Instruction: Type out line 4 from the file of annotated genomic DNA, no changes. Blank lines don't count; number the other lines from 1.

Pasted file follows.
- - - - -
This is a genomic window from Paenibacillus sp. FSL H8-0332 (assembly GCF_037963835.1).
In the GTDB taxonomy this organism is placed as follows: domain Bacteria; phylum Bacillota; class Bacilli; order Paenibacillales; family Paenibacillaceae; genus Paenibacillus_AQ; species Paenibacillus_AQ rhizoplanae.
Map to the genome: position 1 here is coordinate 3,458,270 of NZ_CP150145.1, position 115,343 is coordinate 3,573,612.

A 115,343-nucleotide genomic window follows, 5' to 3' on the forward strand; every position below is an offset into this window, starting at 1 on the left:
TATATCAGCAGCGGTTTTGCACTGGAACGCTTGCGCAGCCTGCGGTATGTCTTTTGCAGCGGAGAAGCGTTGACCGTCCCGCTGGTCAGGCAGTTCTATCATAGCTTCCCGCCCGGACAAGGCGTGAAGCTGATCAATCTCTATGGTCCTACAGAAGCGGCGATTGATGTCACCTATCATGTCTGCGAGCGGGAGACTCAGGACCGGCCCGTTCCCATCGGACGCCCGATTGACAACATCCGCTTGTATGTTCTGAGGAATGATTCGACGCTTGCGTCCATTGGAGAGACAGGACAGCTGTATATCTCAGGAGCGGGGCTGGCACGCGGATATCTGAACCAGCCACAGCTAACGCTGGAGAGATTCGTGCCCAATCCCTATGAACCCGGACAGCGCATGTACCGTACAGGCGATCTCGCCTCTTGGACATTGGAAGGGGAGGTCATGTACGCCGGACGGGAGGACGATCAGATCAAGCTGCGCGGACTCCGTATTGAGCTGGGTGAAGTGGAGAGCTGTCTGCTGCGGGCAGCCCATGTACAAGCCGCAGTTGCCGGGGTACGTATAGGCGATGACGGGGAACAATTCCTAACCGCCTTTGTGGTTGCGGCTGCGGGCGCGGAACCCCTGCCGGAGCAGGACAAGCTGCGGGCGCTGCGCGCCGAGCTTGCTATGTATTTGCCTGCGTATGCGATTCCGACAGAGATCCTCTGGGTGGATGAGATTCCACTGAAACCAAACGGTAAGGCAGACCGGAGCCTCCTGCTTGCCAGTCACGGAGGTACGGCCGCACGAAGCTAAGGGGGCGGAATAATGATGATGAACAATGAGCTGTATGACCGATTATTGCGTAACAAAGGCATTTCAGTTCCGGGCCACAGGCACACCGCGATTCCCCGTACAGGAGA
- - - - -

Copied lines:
A 115,343-nucleotide genomic window follows, 5' to 3' on the forward strand; every position below is an offset into this window, starting at 1 on the left: